Semisynthetic artemisinin anti-malarials reach African children

August 15, 2014

Jay Keasling with children in a village outside Nairobi, Kenya. (Photo by Gabrielle Tenenbaumn)

Jay Keasling with children in a village outside Nairobi, Kenya. (Photo by Gabrielle Tenenbaumn)

1.7 million treatments of semisynthetic artemisinin have shipped to Africa, where they will treat malaria sufferers in Burkina Faso, Burundi, Democratic Republic of the Congo, Liberia, Niger and Nigeria over the next few months. This shipment is the culmination of a 13-year project in the lab of CBE professor Jay Keasling. Enough semisynthetic artemisinin has been produced for 70 million treatments, and the capacity exists to produce 100-150 million treatments annually.

The shipment signals a new era of lifesaving drugs made with safe, high-quality, and affordable artemisinin that is non-seasonal. By complementing botanically derived supplies, the new option can widen access to treatment for millions sickened by malaria every year—most of them young children in African countries.

This success is the result of a partnership between Keasling, his startup Amyris Biosciences, the healthcare company Sanofi, and the global health nonprofit organization PATH, which is funded by the Bill and Melinda Gates Foundation.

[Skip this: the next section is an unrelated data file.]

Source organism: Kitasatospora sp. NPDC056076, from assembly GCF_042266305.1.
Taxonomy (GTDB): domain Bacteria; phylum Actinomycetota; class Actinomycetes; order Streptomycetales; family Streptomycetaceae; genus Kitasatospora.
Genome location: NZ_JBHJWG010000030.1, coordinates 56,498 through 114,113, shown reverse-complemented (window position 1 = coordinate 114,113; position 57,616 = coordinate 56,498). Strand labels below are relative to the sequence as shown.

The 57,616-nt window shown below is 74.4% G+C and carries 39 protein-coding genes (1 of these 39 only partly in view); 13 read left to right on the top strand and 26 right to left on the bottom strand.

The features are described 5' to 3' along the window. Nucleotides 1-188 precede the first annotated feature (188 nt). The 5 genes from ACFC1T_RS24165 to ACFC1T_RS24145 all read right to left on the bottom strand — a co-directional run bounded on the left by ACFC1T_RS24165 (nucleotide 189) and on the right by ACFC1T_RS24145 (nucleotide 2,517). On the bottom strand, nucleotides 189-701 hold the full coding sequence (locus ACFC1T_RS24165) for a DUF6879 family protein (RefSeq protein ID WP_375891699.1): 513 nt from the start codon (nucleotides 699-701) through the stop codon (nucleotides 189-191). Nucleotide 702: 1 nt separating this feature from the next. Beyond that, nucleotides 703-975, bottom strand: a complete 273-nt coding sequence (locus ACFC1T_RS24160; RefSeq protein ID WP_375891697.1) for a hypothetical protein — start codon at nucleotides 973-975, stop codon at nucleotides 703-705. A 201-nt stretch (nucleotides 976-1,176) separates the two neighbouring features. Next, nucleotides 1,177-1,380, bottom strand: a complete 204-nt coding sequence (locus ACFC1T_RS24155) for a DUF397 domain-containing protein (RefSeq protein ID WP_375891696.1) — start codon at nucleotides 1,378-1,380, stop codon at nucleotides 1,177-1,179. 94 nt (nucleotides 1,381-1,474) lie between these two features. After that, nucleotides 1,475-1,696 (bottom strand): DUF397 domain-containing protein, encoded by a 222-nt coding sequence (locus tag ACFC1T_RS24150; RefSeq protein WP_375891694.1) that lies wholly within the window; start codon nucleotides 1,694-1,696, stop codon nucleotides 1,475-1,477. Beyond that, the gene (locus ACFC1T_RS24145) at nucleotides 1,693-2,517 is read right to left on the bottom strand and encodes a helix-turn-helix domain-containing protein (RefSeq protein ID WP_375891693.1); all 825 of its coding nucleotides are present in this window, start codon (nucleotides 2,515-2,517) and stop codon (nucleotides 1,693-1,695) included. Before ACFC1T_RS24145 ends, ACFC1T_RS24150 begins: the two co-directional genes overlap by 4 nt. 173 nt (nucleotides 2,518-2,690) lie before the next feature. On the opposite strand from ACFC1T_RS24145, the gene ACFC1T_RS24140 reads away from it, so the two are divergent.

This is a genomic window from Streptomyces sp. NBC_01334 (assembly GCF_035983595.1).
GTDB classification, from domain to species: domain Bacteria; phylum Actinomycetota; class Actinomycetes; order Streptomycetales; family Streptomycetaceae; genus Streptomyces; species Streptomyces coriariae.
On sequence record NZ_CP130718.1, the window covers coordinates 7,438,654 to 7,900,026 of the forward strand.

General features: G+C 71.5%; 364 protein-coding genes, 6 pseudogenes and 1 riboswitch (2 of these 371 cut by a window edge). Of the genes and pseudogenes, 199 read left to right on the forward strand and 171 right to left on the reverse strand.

“Semisynthetic artemisinin demonstrates how public-private partnerships, tenacity, and an urgent and shared goal—saving children’s lives—can drive promising innovations to transformative global scale,” says Steve Davis, president and CEO of PATH.”

Artemisinin is a key ingredient in the combination therapies recommended by the World Health Organization (WHO) as the first-line treatment for infection with the most deadly form of malaria. The existing botanical supply of artemisinin, derived from the sweet wormwood plant, is volatile due to a number of factors, resulting in inconsistent price and periodic shortages.

In the future, sustained production of semisynthetic artemisinin can help scale up global efforts to combat malaria. Sanofi currently has the capacity to produce 50 to 60 metric tons annually, which corresponds to a third of the global annual need for artemisinin and translates to up to 125 million lifesaving treatments.

Says Keasling, “This shipment culminates a 13-year project that began in my laboratory at Berkeley and involved many people at UC Berkeley and LBNL. This project would not have been possible without so many people working together. I want to say thank you to everyone for their support of the project and my laboratory.”

More Information

Jay Keasling UC Berkeley Faculty Webpage

Keasling Laboratory